Despite what they say, the holidays are almost never the season of unmitigated jolliness. For almost all adults, in fact, holidays are seasoned with a goodly dose of sadness, nostalgia, and a yearning for the lost joys and innocence of holidays past.
For families, in particular, divorce and the holidays represent a time when the loss of family togetherness is brought home by the memories of earlier times (perhaps more glowing in memory than they were in life) and grief at the loss of shared Thanksgiving turkeys, or the opening of gifts, or the annual trek to the grandparent’s house for a gathering of extended family and friends.
Children, particularly, can have mixed emotions as the holidays approach, and they may find themselves looking back and longing for happier times. But disappointment over the lost illusion of fairy tale endings, like our lost belief in Santa Clause, is an inevitable part of growing up. And the antidote for these holiday blues is the same as the cure for blues of all kinds – express the sad feelings, move forward with life, retain the best of the old ways, create new ways to honor ourselves and each other, and celebrate the new sources of joy and aliveness in our lives.
When families cannot celebrate the holidays together – and there are many reasons for this, including the unhealed wounds of divorce – we recommend they make an effort to schedule the holidays so that their children spend time with each parent. This can mean Christmas Eve with Dad and Christmas Day with Mom, alternating nights during Hanukkah, Thanksgiving breakfast with one, and dinner with the other, etc. Sometimes, families weave new family traditions around this arrangement (shifting the gift-giving at one household to Christmas Eve, for instance), while others agree to alternate the “prime” holiday time (Thanksgiving dinner, e.g.) from year to year.
But what about families who CAN celebrate together? Families who successfully navigate the tricky waters of divorce often emerge with harmonious – if not friendly – relationships intact. This opens the possibility of creating new rituals – involving, perhaps, the original family along with new relationships, new friends, and new locations. If it’s done well, these new rituals can retain some of the magic of cherished family traditions, while adding new family members and new traditions to expand the circle. This bigger, more inclusive celebration can buffer any difficulties or submerged conflicts between the ex-spouses, to the benefit of everyone… especially the children.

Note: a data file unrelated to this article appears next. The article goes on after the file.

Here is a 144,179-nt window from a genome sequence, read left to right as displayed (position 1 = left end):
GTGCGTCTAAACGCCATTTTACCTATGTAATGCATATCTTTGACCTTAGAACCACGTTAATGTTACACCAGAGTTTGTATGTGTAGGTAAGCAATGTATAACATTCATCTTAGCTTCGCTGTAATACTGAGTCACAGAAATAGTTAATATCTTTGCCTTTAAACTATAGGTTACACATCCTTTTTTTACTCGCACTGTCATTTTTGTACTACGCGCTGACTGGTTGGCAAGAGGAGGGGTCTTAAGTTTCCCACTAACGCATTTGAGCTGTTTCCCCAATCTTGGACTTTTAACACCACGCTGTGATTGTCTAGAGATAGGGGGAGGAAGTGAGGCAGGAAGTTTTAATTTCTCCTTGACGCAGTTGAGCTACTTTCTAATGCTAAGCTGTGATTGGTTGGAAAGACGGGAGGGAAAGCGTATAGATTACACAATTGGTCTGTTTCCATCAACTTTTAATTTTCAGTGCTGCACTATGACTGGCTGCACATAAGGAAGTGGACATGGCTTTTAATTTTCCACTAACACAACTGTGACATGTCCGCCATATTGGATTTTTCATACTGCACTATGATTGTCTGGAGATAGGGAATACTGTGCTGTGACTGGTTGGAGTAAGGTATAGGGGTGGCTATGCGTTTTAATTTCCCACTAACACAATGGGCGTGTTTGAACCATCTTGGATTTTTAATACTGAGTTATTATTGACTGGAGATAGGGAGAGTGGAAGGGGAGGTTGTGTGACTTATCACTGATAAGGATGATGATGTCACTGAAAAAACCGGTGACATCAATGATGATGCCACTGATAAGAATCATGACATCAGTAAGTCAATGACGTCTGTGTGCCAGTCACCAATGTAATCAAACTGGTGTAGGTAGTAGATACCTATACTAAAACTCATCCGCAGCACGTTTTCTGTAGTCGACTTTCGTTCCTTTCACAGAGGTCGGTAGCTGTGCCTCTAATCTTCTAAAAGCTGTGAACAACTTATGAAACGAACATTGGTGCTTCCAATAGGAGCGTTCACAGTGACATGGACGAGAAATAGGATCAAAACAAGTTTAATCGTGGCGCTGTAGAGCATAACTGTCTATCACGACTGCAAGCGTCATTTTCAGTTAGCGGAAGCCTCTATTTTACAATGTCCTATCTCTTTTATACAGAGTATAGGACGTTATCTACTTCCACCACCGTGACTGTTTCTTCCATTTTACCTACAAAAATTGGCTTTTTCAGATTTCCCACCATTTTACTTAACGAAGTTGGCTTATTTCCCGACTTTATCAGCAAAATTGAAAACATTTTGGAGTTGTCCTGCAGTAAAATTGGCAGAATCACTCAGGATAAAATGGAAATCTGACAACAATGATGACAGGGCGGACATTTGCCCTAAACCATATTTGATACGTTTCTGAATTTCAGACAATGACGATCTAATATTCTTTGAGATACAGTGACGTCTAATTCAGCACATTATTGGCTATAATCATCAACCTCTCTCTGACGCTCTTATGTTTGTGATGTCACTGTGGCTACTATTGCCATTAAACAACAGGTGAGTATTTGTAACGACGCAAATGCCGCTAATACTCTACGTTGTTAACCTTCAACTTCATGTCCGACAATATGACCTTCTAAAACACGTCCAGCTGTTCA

What are the special pitfalls to watch out for during the holidays? Because holidays can be a time of heightened emotions, look out for the old triggers that may cause conflict between you and your ex-spouse this season. You know what they are – anything from his chronic lateness to a dismissive tone about the activities you’ve planned. Use extra willpower to resist the urge to engage. And don’t ask your children to deliver messages between you. This is stressful for children, especially during the tension-prone holiday periods.
Finally, build on the joy of this season to enrich your relationship with your children. Don’t stint on the “I love you’s”. Energize every moment with the holiday spirit. And err on the side of generosity and self-expression whenever you can.
Russell Collins, MFT and Laura Collins, JD, are a psychotherapist/lawyer co-mediation team specializing in child-friendly divorce. They live and work in Santa Barbara.